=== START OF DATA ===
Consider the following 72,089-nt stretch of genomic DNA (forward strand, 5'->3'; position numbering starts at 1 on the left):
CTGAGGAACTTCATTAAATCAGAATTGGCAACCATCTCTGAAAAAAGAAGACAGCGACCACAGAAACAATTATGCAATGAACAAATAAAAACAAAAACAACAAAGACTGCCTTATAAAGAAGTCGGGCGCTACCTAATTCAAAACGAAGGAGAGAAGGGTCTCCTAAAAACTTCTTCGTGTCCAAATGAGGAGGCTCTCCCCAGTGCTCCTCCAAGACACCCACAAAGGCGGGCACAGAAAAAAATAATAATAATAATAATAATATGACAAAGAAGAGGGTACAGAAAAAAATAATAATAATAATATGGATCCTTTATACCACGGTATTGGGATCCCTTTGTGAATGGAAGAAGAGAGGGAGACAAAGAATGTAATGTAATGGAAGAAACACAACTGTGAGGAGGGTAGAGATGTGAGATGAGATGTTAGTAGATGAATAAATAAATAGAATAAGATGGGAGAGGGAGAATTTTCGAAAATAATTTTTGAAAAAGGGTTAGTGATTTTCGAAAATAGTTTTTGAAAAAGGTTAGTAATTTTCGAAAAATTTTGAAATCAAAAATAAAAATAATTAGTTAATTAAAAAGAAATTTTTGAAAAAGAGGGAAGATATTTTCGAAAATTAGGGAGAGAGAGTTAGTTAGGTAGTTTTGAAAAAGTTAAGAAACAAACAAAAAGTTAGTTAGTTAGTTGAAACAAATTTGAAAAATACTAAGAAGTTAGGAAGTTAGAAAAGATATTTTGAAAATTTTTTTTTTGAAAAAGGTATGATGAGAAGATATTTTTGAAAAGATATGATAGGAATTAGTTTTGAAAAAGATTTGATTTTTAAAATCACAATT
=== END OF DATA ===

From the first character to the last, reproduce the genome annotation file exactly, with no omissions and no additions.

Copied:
Consider the following 72,089-nt stretch of genomic DNA (forward strand, 5'->3'; position numbering starts at 1 on the left):
CTGAGGAACTTCATTAAATCAGAATTGGCAACCATCTCTGAAAAAAGAAGACAGCGACCACAGAAACAATTATGCAATGAACAAATAAAAACAAAAACAACAAAGACTGCCTTATAAAGAAGTCGGGCGCTACCTAATTCAAAACGAAGGAGAGAAGGGTCTCCTAAAAACTTCTTCGTGTCCAAATGAGGAGGCTCTCCCCAGTGCTCCTCCAAGACACCCACAAAGGCGGGCACAGAAAAAAATAATAATAATAATAATAATATGACAAAGAAGAGGGTACAGAAAAAAATAATAATAATAATATGGATCCTTTATACCACGGTATTGGGATCCCTTTGTGAATGGAAGAAGAGAGGGAGACAAAGAATGTAATGTAATGGAAGAAACACAACTGTGAGGAGGGTAGAGATGTGAGATGAGATGTTAGTAGATGAATAAATAAATAGAATAAGATGGGAGAGGGAGAATTTTCGAAAATAATTTTTGAAAAAGGGTTAGTGATTTTCGAAAATAGTTTTTGAAAAAGGTTAGTAATTTTCGAAAAATTTTGAAATCAAAAATAAAAATAATTAGTTAATTAAAAAGAAATTTTTGAAAAAGAGGGAAGATATTTTCGAAAATTAGGGAGAGAGAGTTAGTTAGGTAGTTTTGAAAAAGTTAAGAAACAAACAAAAAGTTAGTTAGTTAGTTGAAACAAATTTGAAAAATACTAAGAAGTTAGGAAGTTAGAAAAGATATTTTGAAAATTTTTTTTTTGAAAAAGGTATGATGAGAAGATATTTTTGAAAAGATATGATAGGAATTAGTTTTGAAAAAGATTTGATTTTTAAAATCACAATT